We have become increasingly unable to think of anything in life except in terms of its use. Even our [1] days off and [2] our feelings, and [3] our relationships are being drawn into this nexus of usefulness. [1] We think that on our days off we need to do all the things we can so we can feel like we have had a productive day. A day spent enjoying the sun is a day thought of as ‘wasted’. One must do the chores, run errands and effectively ‘work’ on their day off. [2] Feelings such as sadness, anger, grief or embarrassment are thought of us interferences/roadblocks/drawbacks of human expression. That is, they get in the way of you expressing yourself. They cannot be used – according to most thinking – to get where you want to be, therefore, they should be tossed aside or repressed. [3] We are encouraged to meet people and connect with those who will help us get further in our careers while dating apps such as Tinder are primarily about using people as objects of sexual gratification. Both revolve around the use of the other person to serve one’s own ends.

The thinking of means and ends, a pathology myopically focused on usefulness is not only the main vehicle for man’s reason. It is increasingly the only one. Wherever we look, more and more of life is being represented in terms of how it is useful; from our environment and our relationships to our feelings.

What is so bad about this you may ask? To treat usefulness as the absolute standard by which to judge everything in life we reduce the human experience to that which can be productive or helpful in some quantifiable way. It mistakes what can be measured as all there is to measure, entirely missing the immeasurable.

The immeasurable would be painting, sculpture, music, poetry, a serene landscape; these are things which transport us to another realm. Even if only for a split second, these allow us to transcend the humdrum of everyday life and experience a state of bliss. They are supremely useless[1], yet, they are an integral part of the human experience. To think about life exclusively in terms of usefulness is to deny those things which attempt to reach above and beyond the every day, and ultimately, it is to limit and deny our humanity.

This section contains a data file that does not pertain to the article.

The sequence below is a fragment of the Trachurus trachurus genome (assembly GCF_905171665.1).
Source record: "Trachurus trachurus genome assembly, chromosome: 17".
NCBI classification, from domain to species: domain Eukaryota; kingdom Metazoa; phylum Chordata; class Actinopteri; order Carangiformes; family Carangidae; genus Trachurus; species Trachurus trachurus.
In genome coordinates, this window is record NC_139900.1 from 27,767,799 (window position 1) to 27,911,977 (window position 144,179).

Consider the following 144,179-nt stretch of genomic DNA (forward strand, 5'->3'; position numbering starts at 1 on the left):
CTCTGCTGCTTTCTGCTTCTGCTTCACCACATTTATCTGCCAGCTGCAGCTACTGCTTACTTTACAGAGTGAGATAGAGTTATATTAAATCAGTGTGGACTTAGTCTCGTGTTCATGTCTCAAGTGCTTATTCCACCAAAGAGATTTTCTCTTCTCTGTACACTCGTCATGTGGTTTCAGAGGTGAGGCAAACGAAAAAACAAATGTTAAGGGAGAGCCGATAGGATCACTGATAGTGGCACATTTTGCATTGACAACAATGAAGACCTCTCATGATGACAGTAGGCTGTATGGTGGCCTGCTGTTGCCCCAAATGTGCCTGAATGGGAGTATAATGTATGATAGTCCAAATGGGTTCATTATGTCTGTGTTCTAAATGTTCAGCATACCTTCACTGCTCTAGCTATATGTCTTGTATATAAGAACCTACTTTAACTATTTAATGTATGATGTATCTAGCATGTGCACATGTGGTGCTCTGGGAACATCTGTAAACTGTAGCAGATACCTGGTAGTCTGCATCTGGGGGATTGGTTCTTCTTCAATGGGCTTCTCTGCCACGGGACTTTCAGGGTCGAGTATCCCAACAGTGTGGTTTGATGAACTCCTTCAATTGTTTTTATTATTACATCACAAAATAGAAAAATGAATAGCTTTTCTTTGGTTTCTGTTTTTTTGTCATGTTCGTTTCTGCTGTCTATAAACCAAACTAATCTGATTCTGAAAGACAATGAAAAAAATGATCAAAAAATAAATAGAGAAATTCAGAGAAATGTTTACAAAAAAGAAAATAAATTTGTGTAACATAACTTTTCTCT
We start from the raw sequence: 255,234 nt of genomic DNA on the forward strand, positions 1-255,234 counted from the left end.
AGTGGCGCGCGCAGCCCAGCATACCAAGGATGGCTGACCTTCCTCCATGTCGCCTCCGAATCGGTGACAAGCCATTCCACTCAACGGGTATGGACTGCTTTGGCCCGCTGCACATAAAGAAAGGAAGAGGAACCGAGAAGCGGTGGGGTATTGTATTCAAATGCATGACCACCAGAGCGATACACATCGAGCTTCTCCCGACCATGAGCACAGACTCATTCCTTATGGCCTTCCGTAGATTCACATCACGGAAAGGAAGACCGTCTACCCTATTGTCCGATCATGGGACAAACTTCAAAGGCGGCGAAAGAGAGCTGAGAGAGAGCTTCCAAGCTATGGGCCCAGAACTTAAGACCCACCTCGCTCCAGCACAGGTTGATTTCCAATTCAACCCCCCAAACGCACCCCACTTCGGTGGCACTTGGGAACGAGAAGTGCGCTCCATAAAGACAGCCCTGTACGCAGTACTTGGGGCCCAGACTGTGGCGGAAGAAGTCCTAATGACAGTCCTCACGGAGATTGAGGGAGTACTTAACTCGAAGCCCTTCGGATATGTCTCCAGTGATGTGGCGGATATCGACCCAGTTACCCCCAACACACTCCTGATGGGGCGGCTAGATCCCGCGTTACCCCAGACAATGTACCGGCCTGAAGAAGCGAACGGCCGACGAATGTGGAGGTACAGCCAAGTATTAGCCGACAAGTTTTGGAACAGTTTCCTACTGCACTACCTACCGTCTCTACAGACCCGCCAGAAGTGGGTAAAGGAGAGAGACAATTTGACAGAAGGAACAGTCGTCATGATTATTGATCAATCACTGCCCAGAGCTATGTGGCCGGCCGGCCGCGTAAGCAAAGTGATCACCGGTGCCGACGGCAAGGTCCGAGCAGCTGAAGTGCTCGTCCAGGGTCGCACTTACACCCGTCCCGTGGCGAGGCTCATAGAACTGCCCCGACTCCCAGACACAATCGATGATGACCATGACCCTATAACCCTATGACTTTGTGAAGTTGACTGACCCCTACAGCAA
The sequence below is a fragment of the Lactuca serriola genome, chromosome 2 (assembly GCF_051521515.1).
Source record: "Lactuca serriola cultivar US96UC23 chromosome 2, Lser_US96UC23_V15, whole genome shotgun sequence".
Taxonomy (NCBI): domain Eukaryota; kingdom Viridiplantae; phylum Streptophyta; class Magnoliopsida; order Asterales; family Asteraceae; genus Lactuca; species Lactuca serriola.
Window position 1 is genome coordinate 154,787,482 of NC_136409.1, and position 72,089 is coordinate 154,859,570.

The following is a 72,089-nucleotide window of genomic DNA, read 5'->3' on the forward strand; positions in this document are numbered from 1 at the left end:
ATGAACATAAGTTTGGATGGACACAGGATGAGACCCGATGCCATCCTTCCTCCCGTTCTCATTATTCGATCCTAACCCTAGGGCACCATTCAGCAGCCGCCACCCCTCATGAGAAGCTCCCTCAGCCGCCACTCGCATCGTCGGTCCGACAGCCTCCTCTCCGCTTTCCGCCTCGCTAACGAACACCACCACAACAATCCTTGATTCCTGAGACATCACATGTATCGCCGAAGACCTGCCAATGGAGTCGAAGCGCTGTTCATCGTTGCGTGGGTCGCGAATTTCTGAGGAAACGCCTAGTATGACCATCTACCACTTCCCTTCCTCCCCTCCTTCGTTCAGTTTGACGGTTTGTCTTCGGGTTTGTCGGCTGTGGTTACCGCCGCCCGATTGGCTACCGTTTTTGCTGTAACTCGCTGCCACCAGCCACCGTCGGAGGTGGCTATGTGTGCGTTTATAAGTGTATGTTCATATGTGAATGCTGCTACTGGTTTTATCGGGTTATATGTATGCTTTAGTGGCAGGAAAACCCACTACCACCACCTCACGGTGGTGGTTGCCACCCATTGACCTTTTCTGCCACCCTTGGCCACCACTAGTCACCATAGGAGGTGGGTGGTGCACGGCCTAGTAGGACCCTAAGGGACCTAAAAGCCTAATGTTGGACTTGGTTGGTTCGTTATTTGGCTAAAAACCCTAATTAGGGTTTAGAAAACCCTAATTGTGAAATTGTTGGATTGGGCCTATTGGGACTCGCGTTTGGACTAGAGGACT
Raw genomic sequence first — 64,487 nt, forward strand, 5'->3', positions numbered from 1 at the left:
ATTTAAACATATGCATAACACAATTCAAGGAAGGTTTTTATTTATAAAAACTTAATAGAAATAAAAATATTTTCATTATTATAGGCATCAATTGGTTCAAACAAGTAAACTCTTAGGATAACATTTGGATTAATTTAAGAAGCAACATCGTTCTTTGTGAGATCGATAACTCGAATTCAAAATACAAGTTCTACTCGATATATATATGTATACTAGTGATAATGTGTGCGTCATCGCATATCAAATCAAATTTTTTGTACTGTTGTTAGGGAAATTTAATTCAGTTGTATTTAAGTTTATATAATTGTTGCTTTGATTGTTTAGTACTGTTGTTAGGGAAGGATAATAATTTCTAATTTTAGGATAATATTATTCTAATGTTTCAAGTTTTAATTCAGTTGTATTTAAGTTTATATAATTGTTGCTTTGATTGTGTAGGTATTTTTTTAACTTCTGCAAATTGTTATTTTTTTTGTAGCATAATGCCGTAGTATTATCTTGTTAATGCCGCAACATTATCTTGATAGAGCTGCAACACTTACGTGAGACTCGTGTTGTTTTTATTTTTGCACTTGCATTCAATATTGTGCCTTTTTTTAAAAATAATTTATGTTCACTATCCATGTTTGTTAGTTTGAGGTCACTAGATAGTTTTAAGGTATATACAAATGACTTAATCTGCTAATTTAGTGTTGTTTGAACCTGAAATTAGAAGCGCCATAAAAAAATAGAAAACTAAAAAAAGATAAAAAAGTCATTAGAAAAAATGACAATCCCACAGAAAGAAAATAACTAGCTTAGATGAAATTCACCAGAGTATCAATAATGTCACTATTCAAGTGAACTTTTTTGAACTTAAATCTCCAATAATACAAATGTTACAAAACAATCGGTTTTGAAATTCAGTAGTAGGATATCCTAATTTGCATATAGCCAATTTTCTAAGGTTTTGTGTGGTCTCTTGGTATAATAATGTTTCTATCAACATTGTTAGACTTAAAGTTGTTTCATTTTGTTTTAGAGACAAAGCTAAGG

We can now properly speak about the initial question, what is the meaning of life? The question assumes that life, the very experience of existence, is something which is meant to have a use value. The underlying assumption is there is something we get out of life, and in that lies the meaning.

Perhaps, we can think about the experience of existence as something useless. The idea is that life is not something you get things out of, but rather, something you enjoy.

Think of drinking water or taking Panadol. You do not care about the journey, what you want is the destination. You do not care about the water or Panadol, just the thing that you get at the end. You want water and Panadol only insofar as they satisfy some other goal you have. If you could have that end goal via a different means, you would do it and have no problem with it.

The immeasurable is not like that. Consider music. Music is not about getting something at the end. If it was, you would listen to everything on x2 speed, or just always skip to the final second. Music is something meant to be enjoyed, it doesn’t really offer much else. It is utterly useless, but also utterly fantastic for that very reason.

My suggestion is that rather than thinking of life as something with a meaning we should derive from it, the same way we derive relief from Panadol; we should think of life like a piece of music, useless, but very much to be enjoyed. Perhaps all the angst we experience is because we have been conditioned to think about life in entirely the wrong way. We spend all our time chasing/searching/striving for meaning, and in the process, we are too distracted to actually enjoy life.

In this light, the question what is the meaning to life is, ironically, a meaningless question. There is no meaning. But, this should not get us down. The fun in dancing is to dance for no particular reason and to just enjoy and feel the movements. In that, there is transcendence and freedom. We should treat life, less like a problem of finding meaning and instead, like a dance. The Hindu’s understood this. Shiva, the Hindu god of life, is also the god of dance.

[1] The word does not need to be interpreted negatively, that it is says much about how we think.

%d bloggers like this: